Toward or Towards | Difference & Example Sentences

Toward and towards are prepositions that can be used to mean “in the direction of,” “in relation to,” or “in contribution to.” While the words are used interchangeably, there is some regional preference:

  • In US English, “toward” (without an “s”) is more commonly used.
  • In UK English, “towards” (with an “s”) is more commonly used.
Examples: “Toward(s)” in a sentence
The river runs toward(s) the sea.

Natasha has a positive attitude toward(s) life.

This essay will count toward(s) your final grade.

Ronan contributed toward(s) the relief fund.

Note
Towards is still acceptable in US English, just less common, and the same goes for toward in UK English.

However, some style guides have specific rules about which you should use. Both AP style and Chicago style favor toward (without an “s”).

“Work toward” or “work towards”

Work toward(s) is a phrase meaning “try to achieve.” It means the same whether written with or without the “s.”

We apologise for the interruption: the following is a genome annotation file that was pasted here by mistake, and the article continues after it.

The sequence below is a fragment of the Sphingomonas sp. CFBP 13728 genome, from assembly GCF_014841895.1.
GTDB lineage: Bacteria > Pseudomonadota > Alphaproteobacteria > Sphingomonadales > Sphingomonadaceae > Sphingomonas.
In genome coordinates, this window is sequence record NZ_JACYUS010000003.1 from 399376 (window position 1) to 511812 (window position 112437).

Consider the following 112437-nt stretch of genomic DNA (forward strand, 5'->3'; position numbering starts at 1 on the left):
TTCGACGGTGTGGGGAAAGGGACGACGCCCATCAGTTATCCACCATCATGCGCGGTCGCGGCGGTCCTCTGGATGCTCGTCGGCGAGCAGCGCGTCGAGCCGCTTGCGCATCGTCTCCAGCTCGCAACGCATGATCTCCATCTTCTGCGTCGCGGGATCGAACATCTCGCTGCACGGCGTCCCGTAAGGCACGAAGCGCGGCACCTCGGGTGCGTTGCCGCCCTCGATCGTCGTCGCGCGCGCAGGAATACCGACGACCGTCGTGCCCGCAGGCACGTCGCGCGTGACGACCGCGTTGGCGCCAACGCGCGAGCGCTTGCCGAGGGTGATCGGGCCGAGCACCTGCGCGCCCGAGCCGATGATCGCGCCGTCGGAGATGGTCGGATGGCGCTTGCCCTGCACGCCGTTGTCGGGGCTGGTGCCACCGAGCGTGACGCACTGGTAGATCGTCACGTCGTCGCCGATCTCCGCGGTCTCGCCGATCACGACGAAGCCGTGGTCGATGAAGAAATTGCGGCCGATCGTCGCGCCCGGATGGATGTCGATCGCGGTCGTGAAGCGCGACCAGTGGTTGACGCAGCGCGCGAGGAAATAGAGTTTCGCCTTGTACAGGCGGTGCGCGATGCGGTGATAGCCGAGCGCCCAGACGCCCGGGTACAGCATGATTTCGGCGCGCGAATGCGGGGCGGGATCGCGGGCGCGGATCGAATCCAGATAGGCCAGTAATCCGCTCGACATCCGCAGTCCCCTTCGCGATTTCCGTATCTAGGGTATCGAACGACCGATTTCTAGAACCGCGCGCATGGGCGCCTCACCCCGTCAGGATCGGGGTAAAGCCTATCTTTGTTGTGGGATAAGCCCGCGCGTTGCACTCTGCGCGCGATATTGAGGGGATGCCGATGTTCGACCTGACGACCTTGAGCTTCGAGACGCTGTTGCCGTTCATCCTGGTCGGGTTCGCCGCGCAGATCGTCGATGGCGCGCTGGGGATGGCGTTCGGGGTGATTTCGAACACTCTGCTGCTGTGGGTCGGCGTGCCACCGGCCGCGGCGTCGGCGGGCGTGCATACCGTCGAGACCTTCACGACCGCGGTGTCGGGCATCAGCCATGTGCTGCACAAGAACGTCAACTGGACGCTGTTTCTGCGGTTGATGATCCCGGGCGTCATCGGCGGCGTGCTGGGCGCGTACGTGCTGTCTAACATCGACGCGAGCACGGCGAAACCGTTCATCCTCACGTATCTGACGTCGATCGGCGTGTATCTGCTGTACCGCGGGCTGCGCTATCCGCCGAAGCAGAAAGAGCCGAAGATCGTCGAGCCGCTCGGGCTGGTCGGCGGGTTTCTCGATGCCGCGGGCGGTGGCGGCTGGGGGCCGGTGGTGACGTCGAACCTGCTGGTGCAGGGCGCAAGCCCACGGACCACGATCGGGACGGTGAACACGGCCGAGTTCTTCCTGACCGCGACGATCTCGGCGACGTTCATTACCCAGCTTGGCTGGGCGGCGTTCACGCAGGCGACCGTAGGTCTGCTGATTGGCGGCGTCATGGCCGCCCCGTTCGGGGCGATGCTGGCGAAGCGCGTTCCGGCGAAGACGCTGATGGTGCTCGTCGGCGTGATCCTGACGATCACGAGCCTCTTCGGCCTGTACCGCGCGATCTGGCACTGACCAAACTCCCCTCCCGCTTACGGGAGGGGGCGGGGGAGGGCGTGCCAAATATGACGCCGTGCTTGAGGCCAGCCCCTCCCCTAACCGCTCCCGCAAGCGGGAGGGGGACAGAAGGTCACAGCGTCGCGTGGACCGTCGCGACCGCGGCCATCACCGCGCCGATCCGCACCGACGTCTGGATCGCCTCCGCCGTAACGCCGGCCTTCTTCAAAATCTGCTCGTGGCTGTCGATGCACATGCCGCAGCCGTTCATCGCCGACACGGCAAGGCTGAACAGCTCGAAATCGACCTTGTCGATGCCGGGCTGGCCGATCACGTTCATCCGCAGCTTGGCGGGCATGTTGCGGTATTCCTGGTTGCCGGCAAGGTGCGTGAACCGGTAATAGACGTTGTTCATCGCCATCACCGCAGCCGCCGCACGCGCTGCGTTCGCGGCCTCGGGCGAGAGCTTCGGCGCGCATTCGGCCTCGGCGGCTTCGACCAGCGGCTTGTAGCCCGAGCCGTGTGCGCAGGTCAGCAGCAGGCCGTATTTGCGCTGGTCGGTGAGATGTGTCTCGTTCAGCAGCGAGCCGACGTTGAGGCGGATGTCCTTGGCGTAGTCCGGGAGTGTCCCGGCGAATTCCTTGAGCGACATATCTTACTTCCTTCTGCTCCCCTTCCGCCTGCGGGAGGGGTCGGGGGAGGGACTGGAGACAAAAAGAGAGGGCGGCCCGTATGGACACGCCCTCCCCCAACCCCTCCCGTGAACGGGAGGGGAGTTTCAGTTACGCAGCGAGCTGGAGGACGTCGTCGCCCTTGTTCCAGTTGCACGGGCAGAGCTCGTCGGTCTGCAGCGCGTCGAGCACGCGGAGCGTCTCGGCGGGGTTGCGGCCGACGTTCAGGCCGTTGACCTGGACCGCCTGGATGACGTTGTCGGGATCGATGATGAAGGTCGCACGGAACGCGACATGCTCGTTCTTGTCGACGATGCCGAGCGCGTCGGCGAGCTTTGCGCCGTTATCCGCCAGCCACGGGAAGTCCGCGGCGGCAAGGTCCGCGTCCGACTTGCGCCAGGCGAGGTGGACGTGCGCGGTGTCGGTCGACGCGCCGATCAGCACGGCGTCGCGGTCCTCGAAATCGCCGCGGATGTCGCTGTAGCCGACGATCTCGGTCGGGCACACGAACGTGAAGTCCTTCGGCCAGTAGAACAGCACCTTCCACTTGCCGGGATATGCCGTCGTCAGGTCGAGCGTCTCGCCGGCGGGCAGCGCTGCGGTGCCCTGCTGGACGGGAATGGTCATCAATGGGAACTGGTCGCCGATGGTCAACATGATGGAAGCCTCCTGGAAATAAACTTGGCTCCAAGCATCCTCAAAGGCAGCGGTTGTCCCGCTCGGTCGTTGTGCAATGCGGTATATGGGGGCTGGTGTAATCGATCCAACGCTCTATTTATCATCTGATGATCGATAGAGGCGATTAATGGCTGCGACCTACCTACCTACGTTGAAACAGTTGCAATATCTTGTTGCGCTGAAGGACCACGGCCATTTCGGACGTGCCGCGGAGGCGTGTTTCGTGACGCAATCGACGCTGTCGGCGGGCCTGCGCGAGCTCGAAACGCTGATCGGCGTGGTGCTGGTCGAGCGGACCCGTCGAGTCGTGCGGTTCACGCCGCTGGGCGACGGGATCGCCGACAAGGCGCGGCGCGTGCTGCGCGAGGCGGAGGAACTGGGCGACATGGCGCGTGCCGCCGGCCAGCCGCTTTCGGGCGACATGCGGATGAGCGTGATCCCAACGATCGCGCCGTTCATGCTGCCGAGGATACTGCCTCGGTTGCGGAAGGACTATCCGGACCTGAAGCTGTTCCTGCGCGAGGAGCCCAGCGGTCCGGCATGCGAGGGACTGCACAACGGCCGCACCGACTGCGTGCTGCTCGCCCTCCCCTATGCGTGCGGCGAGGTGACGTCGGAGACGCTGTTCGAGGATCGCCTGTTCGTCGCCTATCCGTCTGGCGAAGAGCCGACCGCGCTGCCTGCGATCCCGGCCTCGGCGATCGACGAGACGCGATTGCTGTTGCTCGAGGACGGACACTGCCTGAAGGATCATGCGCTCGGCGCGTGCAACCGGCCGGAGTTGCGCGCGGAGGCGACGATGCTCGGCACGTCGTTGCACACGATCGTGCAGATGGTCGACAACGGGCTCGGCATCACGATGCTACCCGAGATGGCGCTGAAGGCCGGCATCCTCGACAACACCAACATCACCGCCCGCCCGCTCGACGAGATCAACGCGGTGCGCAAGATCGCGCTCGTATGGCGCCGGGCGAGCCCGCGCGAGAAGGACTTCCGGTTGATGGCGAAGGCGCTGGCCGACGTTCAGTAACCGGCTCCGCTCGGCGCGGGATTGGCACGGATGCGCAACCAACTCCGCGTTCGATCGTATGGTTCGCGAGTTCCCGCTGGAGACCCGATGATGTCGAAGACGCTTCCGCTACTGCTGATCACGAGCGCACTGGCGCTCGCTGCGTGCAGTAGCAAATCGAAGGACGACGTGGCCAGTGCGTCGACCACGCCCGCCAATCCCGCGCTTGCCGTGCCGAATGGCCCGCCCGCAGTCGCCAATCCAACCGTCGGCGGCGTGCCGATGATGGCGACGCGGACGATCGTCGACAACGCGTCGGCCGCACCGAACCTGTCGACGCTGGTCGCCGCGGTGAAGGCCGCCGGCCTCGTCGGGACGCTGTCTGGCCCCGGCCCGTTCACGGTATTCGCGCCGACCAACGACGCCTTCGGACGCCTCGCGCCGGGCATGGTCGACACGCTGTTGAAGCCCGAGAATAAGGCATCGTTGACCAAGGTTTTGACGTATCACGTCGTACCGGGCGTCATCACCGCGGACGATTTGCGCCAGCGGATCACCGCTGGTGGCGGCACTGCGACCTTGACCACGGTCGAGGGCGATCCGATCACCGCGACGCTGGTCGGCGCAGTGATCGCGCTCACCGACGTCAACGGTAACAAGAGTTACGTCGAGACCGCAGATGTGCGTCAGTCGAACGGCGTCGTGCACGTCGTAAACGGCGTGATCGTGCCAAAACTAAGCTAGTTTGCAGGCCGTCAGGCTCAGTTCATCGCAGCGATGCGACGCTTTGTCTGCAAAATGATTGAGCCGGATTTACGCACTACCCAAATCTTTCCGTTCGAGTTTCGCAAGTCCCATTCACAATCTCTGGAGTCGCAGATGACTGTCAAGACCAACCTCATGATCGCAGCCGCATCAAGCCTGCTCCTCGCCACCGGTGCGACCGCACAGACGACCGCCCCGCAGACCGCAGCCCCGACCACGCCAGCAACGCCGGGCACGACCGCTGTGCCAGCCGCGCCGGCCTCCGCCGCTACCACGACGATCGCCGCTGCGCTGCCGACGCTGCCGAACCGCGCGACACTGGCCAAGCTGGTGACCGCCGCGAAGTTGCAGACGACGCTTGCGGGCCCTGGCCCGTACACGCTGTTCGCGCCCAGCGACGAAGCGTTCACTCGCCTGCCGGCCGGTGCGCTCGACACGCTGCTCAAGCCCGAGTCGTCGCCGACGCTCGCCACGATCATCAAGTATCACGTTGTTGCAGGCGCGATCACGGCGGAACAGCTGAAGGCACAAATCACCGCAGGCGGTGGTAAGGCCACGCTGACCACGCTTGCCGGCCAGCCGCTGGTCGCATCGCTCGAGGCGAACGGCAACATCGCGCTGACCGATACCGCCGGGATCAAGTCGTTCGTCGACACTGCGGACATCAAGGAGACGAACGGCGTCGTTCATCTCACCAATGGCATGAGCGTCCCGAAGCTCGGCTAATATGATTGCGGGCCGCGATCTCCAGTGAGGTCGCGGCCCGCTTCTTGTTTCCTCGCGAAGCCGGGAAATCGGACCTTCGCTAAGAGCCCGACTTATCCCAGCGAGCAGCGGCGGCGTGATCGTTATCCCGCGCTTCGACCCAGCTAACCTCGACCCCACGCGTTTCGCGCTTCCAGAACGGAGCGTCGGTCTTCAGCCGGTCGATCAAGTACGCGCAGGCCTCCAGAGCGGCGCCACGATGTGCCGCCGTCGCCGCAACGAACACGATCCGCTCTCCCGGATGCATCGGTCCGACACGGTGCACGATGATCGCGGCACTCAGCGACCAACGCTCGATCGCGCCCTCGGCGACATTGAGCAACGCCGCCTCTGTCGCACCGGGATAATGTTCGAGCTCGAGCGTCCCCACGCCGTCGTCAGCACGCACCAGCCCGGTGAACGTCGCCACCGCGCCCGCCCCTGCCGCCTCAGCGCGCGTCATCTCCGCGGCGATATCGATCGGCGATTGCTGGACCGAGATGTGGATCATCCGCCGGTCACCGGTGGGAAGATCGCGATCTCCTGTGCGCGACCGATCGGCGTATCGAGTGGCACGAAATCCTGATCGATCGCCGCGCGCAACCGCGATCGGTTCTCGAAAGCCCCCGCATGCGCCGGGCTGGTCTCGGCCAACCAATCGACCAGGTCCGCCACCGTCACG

Examples: “Work toward(s)” in a sentence
Akira is working toward(s) becoming a lawyer.

To end this conflict, both parties need to come together and work toward(s) peace.

“Leaning toward” or “leaning towards”

Leaning toward(s) is an expression meaning “inclined to one view or position rather than another.” It can be written either with or without the “s.”

Examples: “Leaning toward(s)” in a sentence
I’m leaning toward(s) saving my money rather than investing it.

Candice is now leaning toward(s) going to Italy for her holiday.

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Eoghan Ryan

Eoghan has a lot of experience with theses and dissertations at bachelor's, MA, and PhD level. He has taught university English courses, helping students to improve their research and writing.

1 comment

Eoghan Ryan
Eoghan Ryan (Scribbr Team)
July 25, 2022 at 9:41 PM

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